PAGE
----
William Scott

William Scott was born on February 15, 1913 at Greencock, Scotland. In 1928 William began his art studies at the Belfast School of Art. In 1931 he went to London to study at the Royal Academy, at first studying sculpture and then painting, first in London and Cornwall and the abroad. In 1937, he traveled to France and Italy with summers in Brittany where he started a summer painting school. 

In July 1941 Scott went to live in a cottage in Hallatrow, Somerset, and, shortly after, started teaching at the Bath Art Academy. In September, 1942 he held his first one-man exhibit at the Leger Gallery in Bond Street. Then, for four years he worked as volunteer in the Royal Engineers and therefore could not paint with any consistancy till after his discharge. In 1946 he was appointed Painting Professor at the Bath Academy of Art, at Corsham Court. Scott was an excellent teacher, as many of his first students can confirm, and teaching was a great stimulus of his art. In 1953 he exhibited at the Hanover Gallery, an excellent connection that continues to this day. His paintings were being shown also outside England, in Sao Paolo, Brazil, in 1953 and in New York in 1954 at the Martha Jackson Gallery.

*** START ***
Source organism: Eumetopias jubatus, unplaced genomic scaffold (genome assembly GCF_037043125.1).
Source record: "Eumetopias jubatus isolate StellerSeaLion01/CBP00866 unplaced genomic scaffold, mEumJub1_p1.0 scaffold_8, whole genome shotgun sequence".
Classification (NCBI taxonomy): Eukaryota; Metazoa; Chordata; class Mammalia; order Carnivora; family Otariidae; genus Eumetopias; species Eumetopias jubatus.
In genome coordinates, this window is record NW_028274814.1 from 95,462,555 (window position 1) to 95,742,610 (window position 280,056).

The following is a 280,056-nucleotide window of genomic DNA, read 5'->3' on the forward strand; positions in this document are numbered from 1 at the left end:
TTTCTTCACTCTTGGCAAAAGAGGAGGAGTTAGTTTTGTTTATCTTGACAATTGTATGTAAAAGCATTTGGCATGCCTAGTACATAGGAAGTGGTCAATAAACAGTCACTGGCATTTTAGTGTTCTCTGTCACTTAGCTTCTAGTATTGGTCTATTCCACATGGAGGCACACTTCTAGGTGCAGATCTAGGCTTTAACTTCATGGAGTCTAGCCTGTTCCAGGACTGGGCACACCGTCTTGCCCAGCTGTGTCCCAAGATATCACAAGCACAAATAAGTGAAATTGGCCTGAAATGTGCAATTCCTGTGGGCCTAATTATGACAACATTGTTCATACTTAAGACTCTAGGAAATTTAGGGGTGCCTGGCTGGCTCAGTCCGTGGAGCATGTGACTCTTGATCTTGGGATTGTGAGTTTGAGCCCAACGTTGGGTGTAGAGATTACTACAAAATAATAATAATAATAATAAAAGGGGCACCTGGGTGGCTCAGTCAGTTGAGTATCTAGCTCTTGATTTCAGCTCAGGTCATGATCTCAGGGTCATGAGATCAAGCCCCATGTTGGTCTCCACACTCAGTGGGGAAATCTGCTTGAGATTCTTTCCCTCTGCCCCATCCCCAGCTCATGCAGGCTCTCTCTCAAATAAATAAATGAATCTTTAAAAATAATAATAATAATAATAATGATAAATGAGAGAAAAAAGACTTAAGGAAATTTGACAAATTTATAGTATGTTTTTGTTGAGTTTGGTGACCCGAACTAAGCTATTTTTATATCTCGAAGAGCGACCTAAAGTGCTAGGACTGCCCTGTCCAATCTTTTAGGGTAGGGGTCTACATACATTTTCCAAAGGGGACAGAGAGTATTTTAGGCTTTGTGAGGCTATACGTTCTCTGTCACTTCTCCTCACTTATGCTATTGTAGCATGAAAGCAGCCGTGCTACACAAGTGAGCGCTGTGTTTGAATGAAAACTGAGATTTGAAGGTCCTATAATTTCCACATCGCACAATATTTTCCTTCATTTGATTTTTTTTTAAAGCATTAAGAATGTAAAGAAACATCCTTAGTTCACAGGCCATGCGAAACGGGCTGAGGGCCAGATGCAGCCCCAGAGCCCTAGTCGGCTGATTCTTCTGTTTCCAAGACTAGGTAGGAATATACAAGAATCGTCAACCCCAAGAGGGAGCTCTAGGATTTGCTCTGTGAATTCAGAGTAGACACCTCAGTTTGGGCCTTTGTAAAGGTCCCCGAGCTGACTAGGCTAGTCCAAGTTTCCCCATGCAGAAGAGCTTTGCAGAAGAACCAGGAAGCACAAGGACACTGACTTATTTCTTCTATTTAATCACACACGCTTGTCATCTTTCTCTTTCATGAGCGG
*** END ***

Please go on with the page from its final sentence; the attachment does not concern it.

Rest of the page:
It was his first trip to the United States which, without having been subject to any outside influences, brought about a profound evolution in his painting. There he met and befriended Jackson Pollock and the Willem De Kooning and during a second trip he met many others such as Marc Rothko and Franz Kline. In 1956 he held his first exhibition in America and taught in Corsham. 

In 1959 Scott won the first prize at the second John Moore's Exhibition in Liverpool. During the next ten-year period, he passed one year in Berlin, 1963/64, teaching at the Hamburg Academy. 

In April and May of 1972 his works were exhibited in an anthological show at the Tate Gallery in London, and the next year he travelled in Australia, Mexico, Canada and Singapore. In 1975 Scott received an Honorary Doctor's degree at the Royal College of Art in London; in 1976 he received a Doctorate degree at the Queen's University in Belfast and in 1977 he received a Doctorate degree at the Trinity College in Dublin. In 1984 he was elected member of the Royal Academy of Arts in London. 

In 1986 an important retrospective exhibition of his works was given at the Ulster Museum in Belfast, from there going on to Dublin and Edinburgh. In that same year he received the fisrt prize of the Royal Academy Summer Exhibition. 

He died in his home at Coleford on December 28, 1989.